Blues win to boost title hopes

The champions beat Birmingham to become Manchester United’s closest

challengers, moving to within six points of the leaders and giving

themselves a glimmer of hope of retaining their crown. Once again

looking far more comfortable in their tried-and-trusted 4-3-3

formation, Malouda and Salomon Kalou scored brilliant first-half

goals, and the former struck again before Sebastian Larsson netted

a consolation from the penalty spot. Chelsea therefore capitalised

on United’s failure to win at Newcastle yesterday and, with a trip

to Old Trafford to come, there is a slim chance they could yet

snatch the title. Realistically, though, they would need to win all

their remaining games and, on the evidence of Wednesday night,

their best chance of doing so would be sticking with Drogba,

Malouda and Kalou up front. The failure of Fernando Torres – who

came off the bench to extend his goal drought to 893 minutes – to

earn a recall was significant as it was the first time he had not

started after being on the bench in the previous match. Carlo

Ancelotti, who last week appeared all but resigned to losing his

job, had clearly decided the disparity between his form and

Drogba’s was too severe to ignore. With square pegs in square

holes, it took Chelsea’s front three less than three minutes to

unlock Birmingham with a super goal. John Terry sprayed the ball

wide to the recalled Paulo Ferreira, whose cross was flicked on by

Drogba for Malouda to crash home. Birmingham goalkeeper Ben Foster,

who had proven unbeatable in the reverse fixture at St Andrew’s,

almost fumbled Drogba’s 25-yarder into his own net and was nearly

chipped by the resurgent Ivory Coast striker. Kalou was also not

afraid to try his luck and produced a magnificent second goal in

the 26th minute, turning away from Roger Johnson, side-stepping

Stuart Parnaby and unleashing an unstoppable 20-yard shot into the

corner of Foster’s net. Players were taking regular drinks breaks

on what was a sweltering evening at Stamford Bridge. But it was the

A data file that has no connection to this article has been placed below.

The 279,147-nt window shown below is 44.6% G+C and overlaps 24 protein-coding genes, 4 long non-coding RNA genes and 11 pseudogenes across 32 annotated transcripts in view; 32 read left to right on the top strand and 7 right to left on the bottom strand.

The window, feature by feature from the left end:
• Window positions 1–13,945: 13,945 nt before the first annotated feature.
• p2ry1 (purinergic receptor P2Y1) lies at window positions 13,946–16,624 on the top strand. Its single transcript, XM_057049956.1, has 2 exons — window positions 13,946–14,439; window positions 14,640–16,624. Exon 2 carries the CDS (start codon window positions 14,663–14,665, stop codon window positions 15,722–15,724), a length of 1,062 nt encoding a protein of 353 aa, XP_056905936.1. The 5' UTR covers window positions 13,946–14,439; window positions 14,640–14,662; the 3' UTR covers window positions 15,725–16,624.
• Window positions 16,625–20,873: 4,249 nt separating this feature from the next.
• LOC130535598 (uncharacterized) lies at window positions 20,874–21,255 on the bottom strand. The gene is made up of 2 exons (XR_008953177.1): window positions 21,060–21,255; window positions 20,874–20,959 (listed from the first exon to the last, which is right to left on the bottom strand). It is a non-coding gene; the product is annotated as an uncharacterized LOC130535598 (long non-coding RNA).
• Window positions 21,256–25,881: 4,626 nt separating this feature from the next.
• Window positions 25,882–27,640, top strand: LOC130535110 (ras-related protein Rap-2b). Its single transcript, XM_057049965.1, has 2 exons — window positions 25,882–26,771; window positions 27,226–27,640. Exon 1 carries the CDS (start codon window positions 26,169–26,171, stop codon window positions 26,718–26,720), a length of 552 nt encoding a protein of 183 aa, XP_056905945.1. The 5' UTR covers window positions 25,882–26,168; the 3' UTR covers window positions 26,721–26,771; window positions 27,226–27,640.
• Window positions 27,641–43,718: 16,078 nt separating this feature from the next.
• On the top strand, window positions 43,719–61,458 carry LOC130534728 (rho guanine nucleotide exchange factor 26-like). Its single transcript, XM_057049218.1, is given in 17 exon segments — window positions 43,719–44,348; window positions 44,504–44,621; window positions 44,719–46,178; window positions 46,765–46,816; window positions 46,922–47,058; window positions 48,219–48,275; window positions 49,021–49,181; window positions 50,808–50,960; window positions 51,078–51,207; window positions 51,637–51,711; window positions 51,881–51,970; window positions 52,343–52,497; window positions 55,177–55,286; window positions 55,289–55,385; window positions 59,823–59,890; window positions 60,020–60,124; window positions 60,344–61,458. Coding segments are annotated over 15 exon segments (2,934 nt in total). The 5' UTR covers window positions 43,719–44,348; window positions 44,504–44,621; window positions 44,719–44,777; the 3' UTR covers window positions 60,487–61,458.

visitors’ defence which was feeling the heat as Drogba’s snapshot

forced Foster into a fingertip save, Kalou nodded over the bar,

Foster saved Lampard’s tame effort and Michael Essien hooked wide.

Birmingham’s first-half chances fell to Cameron Jerome, whose

Premier League goal drought stretches back to November. The striker

saw one effort tipped wide by Petr Cech and also saw a shot on the

turn blocked after being set up by Alexander Hleb, who was handed

his first start for two months despite saying this week he did not

want to stay at the club when his loan expires. Parnaby earned what

proved the game’s only booking for bringing down Kalou shortly

after the restart, with Essien seeing his header from Drogba’s

resulting free-kick deflected behind. Chelsea began to get sloppy

and Johnson headed a corner just wide before Cole was replaced by

Ryan Bertrand, the 21-year-old finally earning his debut after a

career spent out on loan. The newcomer took less than six minutes

to make an impact, Malouda rising to head home his 62nd-minute

cross unchallenged. Torres had been warming up in the meantime and,

with the game won, he and Nicolas Anelka made their entrance in the

67th minute, replacing Malouda and Kalou. The remainder of the game

became about whether Torres could end his 870-minute goal drought

for club and country, 701 of them in a Chelsea shirt. “He’s gonna

score in a minute”, the Chelsea fans sang about their

£50million man. But it was Birmingham who got the next goal

thanks to the latest in what is becoming an alarming collection of

rash challenges from David Luiz. The Brazilian clearly tripped

substitute Matt Derbyshire and, after snatching the ball from

team-mate Craig Gardner, Larsson stepped up to score. Derbyshire

also dragged wide after Anelka lost the ball in midfield. With five

minutes remaining, Larsson was penalised for a backpass but Drogba

refused to give Torres the chance to break his duck, duly blazing

the indirect free-kick over the bar.